3. Default avatar Peyton says:

    Katie, you drive home the important message that less government, not more, will help our economy grow.

    Bush appointed Bernanke the first time around, and Obama is the one who is keeping him here since he’s proven that he will worship at the alter of the government and dismiss the voice of the people. If by “Wall Street-loving,” “aguy” is referring to the corrupt and failing firms that Bernanke helped bail out with taxpayer money, he should use a different term. Not every firm or bank on Wall Street is a corrupt failure – in fact, the stock market seems to be the only place – other than gold – that people can put money right now since banks won’t lend: Bernanke’s Fed has imposed such strict regulations that nothing is happening. Gosh, Bernanke just LOVES banks, doesn’t he? Nope. Far from “favoring” banks, he’s just an Administration brown-noser.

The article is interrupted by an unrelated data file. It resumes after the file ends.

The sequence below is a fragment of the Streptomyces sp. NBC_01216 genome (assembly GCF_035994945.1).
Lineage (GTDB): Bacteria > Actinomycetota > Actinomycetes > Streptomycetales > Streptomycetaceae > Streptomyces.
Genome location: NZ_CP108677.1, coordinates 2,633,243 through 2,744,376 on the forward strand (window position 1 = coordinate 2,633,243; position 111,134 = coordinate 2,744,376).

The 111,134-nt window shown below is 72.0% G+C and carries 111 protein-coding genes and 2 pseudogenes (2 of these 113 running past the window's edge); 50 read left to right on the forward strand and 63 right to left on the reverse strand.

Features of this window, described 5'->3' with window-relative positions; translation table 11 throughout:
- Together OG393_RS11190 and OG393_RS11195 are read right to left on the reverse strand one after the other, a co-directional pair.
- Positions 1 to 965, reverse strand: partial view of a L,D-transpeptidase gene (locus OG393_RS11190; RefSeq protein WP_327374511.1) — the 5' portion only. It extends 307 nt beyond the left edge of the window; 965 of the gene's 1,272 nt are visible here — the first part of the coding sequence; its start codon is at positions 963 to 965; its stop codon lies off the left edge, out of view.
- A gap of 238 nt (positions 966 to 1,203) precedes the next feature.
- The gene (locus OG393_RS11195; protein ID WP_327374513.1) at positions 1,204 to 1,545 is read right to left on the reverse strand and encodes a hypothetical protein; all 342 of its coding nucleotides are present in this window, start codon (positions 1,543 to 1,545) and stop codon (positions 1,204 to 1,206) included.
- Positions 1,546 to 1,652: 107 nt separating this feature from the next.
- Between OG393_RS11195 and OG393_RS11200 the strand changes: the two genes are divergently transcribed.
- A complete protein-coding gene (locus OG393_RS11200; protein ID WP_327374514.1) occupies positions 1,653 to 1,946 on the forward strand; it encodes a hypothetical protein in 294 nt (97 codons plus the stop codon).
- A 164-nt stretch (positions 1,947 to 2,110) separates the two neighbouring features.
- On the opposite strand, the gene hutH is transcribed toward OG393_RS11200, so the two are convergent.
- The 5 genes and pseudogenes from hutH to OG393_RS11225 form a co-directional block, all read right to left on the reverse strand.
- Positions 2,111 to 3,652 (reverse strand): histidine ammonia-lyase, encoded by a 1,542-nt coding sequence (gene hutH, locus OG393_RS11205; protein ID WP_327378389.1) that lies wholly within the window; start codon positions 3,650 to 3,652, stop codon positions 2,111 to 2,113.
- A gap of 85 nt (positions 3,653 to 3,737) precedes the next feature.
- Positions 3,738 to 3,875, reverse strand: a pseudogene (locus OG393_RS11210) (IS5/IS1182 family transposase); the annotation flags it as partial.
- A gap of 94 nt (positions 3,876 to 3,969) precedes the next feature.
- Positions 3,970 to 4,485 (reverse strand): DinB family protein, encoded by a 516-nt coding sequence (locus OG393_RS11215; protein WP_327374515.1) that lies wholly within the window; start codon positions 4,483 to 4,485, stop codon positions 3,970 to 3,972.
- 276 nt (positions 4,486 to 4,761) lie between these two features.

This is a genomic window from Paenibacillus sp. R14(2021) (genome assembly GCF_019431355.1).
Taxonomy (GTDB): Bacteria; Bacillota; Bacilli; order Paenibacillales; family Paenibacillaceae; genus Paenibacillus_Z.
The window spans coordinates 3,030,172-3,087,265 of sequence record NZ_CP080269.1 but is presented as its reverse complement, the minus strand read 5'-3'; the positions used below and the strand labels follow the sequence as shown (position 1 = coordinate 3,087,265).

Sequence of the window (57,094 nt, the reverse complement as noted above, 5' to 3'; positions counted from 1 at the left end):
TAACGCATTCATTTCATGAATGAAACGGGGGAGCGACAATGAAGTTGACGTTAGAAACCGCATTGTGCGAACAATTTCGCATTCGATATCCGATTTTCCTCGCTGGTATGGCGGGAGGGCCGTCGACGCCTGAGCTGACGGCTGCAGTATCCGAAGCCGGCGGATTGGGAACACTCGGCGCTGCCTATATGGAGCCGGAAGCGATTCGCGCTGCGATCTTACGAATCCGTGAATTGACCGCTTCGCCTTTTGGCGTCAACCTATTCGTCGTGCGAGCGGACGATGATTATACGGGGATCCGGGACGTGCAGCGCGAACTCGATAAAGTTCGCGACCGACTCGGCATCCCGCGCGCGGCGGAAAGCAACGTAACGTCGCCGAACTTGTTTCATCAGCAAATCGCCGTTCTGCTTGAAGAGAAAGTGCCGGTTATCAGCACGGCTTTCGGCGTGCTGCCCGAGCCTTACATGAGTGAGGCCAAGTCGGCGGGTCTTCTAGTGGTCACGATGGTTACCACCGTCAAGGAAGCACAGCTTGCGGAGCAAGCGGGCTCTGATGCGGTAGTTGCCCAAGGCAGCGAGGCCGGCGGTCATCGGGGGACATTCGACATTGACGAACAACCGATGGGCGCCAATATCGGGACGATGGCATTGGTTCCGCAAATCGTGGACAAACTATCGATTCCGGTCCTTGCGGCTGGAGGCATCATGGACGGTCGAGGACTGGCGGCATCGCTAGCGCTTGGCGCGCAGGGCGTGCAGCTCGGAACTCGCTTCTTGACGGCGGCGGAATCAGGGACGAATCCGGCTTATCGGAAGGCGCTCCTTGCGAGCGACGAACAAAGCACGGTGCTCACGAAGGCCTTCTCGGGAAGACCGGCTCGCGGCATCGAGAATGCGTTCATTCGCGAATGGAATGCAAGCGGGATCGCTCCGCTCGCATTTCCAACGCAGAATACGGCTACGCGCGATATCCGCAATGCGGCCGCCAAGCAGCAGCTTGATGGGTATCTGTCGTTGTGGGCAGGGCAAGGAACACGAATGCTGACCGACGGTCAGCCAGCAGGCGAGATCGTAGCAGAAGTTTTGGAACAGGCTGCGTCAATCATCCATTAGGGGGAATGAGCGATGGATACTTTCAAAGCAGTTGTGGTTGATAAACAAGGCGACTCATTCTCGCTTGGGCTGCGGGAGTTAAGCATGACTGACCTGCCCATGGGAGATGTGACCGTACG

4. Default avatar aguy says:

    Yes, do away with the Bush-appointed, Wall Street-loving Bernanke. He’s favored the banks over the Fed’s mandate of ensuring employment for too long.